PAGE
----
As you design the data warehouses be alert for situations where each of these
types of denormalization may be useful. In general, denormalization speeds data
retrieval, which is desirable for a data warehouse. However, denormalize only
when a completely normalized design will not perform optimally.
Be Generous with Indexes
The use of indexes is a major factor in creating efficient data retrieval. You
usually can use indexes more liberally in the read-only setting of the data
warehouse. Remember, though, you must make a trade-off between data loading and
modification and the number of indexes.
The data warehouse indexes do not have to be the same indexes that exist in the
operational system, even if the data warehouse is nothing more than an exact
replica or snapshot of the operational databases. You should optimize the
indexes based on the access patterns and query needs of the decision support
environment of the data warehouse.
Also, use type 2 indexes to remove index locking as a consideration for the data
Avoid Referential Integrity and Check Constraints
Because data is cleansed and scrubbed during the data transformation process,
implementing data integrity mechanisms such as referential integrity (RI) and
check constraints on data warehouse tables is not efficient. Even without a
comprehensive cleansing during data transformation, the data in the warehouse
will be as good as the data in the source operational systems (which should
utilize RI and check constraints).
Use partitioned table spaces and specify DEGREE(ANY) to encourage I/O, CPU, and
Sysplex parallelism. Parallelism helps to reduce overall elapsed time when
accessing large databases such as those common in a data warehouse.
Consider partitioning simple and segmented table spaces to take advantage of
DB2ís parallelism features. Additionally, consider repartitioning partitioned
table spaces to take full advantage of DB2 parallelism based on the usage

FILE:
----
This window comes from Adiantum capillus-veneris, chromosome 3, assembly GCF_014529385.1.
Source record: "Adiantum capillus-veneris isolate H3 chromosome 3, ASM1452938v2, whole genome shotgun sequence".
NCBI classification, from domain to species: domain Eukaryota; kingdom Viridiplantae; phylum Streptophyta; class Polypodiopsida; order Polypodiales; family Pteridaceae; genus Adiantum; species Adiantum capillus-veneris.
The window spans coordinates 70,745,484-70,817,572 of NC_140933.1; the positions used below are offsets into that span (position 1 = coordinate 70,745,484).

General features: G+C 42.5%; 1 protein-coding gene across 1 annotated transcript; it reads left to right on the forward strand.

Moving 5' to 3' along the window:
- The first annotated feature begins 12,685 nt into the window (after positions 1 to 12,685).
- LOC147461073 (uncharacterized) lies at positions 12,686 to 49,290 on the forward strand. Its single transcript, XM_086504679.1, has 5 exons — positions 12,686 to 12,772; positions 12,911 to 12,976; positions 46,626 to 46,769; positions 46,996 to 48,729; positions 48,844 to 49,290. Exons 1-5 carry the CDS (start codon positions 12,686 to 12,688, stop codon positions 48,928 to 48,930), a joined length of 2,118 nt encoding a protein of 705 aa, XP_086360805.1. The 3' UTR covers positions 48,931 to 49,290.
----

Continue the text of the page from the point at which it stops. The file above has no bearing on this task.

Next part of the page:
patterns of your data warehouse access.
Consider Data Compression
As of DB2 V3 data compression can be specified directly in a table space.
Compression is indicated in the DDL by specifying COMPRESS YES for the
table space. Likewise, it can be turned off in the DDL by specifying COMPRESS NO.
When compression is specified, DB2 builds a static dictionary to control
compression. It saves from 2 to 17 dictionary pages in the table space. These
pages are stored after the header and first space map page.
DB2's hardware-based data compression techniques are optimal for the data
warehousing environment. Consider compressing tables that are infrequently
accessed to save disk space. Furthermore, consider compressing all tables if
Back Up the Data Warehouse
Putting in place a backup and recovery plan for data warehouses is imperative.
Even though most of the data comes from operational systems originally, you
cannot always rebuild data warehouses in the event of a media failure (or a
disaster). As operational data ages, it is removed from the operational
databases, but it may still exist in the data warehouse. Furthermore, data
warehouses often contain external data that, if lost, may have to be purchased
again (creating a financial drain).
Follow "The 10 Steps to Clean Data"
The following list is a short compendium of the top 10 things you can do to
ensure data quality in your data warehouse environment:
Data in the warehouse is only as good as the sources from which it was gleaned.
Failure to clean dirty data can result in the creation of a data outhouse
instead of a data warehouse.
- Foster an understanding for the value of data and information within the
organization. In short, treat data as a corporate asset. What does this
mean? Consider the other assets of your organization. The capital assets ($)
are modeled using a chart of accounts. Human resources (personnel) are
modeled using management structures, reporting hierarchies, and personnel